Eight comments deleted? Good Lord, what kind of garbage have insensitive trolls been writing about someone who has died from the flu?


The original article focused mainly on the flu, rather than the tragic death. My comments that flu deaths are not as rare as the article made them out to be were not well received. I apologized. I did not troll.


This makes me think/agree.
The CDC doesn’t precisely count adult flu deaths, in no small part because it just kills so many. Every year, flu kills 12,000 to 56,000 people and sends as many as 700,000 to the hospital.


There wasn't any garbage at all. threecents expressed some surprise at the prominence of the story on the FNP website -- it was "Breaking News" yesterday with a red banner across the screen -- given that flu deaths are fairly common. In my opinion, some of the reactions to that comment were overblown.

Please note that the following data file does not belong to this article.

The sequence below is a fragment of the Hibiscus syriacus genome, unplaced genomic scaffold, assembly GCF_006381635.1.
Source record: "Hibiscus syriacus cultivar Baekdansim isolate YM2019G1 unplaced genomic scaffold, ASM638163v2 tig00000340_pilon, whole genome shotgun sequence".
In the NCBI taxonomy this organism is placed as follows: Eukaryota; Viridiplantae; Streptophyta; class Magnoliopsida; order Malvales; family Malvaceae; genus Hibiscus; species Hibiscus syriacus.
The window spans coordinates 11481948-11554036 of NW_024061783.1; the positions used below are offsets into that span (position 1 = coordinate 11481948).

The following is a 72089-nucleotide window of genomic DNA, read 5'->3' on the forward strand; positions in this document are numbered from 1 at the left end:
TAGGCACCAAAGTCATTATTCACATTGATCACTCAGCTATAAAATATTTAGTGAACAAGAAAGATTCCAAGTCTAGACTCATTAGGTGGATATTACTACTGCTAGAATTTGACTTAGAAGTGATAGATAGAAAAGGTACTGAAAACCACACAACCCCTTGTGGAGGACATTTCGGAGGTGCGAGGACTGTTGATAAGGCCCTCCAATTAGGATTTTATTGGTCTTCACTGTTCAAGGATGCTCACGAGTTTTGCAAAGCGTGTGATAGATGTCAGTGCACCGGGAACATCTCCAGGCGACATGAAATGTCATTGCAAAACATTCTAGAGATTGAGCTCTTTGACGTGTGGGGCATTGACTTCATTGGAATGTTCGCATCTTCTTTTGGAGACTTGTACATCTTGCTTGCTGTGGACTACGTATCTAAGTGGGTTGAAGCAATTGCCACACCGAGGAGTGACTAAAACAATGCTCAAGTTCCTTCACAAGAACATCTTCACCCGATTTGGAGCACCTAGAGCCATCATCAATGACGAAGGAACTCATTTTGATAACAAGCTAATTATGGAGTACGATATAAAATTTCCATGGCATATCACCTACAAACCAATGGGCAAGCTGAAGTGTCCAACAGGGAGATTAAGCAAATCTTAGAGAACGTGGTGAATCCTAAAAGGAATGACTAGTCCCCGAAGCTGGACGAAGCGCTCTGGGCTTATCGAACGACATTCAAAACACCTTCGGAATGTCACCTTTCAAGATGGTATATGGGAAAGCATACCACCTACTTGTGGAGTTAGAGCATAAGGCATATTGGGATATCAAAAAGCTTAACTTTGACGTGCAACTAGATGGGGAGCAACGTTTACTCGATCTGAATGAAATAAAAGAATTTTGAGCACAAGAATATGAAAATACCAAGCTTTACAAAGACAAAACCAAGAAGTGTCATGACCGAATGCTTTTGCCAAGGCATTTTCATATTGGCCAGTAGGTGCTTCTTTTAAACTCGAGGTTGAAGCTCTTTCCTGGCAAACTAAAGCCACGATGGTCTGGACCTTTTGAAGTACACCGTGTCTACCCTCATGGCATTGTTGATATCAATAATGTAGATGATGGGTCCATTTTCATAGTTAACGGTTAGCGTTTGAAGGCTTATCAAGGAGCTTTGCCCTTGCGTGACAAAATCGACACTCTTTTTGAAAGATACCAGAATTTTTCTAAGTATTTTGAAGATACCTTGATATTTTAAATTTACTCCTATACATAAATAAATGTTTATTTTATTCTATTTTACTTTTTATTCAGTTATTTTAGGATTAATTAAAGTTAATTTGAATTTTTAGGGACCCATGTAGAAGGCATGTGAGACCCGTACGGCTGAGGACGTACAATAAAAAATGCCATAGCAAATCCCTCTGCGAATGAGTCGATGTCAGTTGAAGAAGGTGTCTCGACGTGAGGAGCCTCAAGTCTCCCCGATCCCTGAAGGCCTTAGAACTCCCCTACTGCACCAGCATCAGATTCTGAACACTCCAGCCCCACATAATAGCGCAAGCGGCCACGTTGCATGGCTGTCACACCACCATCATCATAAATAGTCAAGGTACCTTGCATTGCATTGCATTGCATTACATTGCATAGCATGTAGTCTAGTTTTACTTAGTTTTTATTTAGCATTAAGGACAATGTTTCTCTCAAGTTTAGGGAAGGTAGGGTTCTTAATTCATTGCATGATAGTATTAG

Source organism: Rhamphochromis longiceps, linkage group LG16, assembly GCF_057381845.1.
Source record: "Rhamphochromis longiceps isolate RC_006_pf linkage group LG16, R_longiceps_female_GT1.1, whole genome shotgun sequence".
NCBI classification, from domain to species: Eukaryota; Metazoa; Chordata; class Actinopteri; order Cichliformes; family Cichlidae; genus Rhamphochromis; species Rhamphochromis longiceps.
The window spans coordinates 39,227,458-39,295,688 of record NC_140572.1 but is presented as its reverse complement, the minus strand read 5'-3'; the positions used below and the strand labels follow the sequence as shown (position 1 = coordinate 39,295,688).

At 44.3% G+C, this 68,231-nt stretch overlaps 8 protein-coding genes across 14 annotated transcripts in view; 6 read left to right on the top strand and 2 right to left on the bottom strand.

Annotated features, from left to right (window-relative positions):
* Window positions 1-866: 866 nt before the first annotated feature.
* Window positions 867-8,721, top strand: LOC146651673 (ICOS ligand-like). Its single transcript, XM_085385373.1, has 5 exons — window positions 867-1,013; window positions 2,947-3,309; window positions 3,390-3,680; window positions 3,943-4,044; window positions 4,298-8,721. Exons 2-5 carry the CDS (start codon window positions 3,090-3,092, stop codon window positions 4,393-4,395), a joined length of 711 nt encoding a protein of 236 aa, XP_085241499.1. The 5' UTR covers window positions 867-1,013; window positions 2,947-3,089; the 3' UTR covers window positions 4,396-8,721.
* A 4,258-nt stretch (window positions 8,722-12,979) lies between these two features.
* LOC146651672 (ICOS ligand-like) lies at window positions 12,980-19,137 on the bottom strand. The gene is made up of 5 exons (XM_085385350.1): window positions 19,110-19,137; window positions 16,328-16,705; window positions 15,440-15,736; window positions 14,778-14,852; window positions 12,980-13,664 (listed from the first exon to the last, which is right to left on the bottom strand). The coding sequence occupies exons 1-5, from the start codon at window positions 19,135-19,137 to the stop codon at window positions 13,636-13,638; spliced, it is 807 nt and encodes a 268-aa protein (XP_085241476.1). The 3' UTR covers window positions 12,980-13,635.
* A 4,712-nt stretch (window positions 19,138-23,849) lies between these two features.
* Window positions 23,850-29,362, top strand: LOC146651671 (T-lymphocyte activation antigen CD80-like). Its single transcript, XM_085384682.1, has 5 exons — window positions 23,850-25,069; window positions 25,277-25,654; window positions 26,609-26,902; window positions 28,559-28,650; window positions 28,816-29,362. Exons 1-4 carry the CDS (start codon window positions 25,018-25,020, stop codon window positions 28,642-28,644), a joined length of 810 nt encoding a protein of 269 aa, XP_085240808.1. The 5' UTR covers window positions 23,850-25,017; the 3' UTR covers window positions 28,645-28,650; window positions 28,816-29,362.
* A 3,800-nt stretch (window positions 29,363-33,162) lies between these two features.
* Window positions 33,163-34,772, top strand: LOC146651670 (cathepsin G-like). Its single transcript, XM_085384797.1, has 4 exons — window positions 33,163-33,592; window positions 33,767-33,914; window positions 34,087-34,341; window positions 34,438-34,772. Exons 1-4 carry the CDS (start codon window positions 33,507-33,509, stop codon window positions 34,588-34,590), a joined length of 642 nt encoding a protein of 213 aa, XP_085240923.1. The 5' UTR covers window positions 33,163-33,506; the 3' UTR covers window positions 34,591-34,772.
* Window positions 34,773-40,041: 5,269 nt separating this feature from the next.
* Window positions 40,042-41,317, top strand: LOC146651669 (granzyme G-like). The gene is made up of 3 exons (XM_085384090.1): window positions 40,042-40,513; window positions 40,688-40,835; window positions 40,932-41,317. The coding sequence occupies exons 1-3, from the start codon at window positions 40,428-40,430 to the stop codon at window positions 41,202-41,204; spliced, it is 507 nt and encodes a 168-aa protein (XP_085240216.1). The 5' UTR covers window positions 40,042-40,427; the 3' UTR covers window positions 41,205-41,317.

Very kind of you PR. I am sometimes a little tone deaf, and I was horrified by the reactions.


Meh, I wasn't surprised by the reactions. I've noticed that a lot of commenters don't read for comprehension, make a lot of unwarranted assumptions, and don't reason very well.

I thought your comment was on the mark. It wasn't "Breaking News". No one disputed that. Their reactions were all about stuff you did not actually say. I get the same sort of illogical responses all too often.


I'm sure that what threecents wrote is correct, public. Just as I'm sure that, by my initial comment, you understand that what I meant was that this is an article about someone passing away, and that comments which have been deleted must have been particularly offensive in spite of the FNP's reputation for deleting comments which do not violate their rules.


So, public, were all of the comments which were deleted posted by threecents?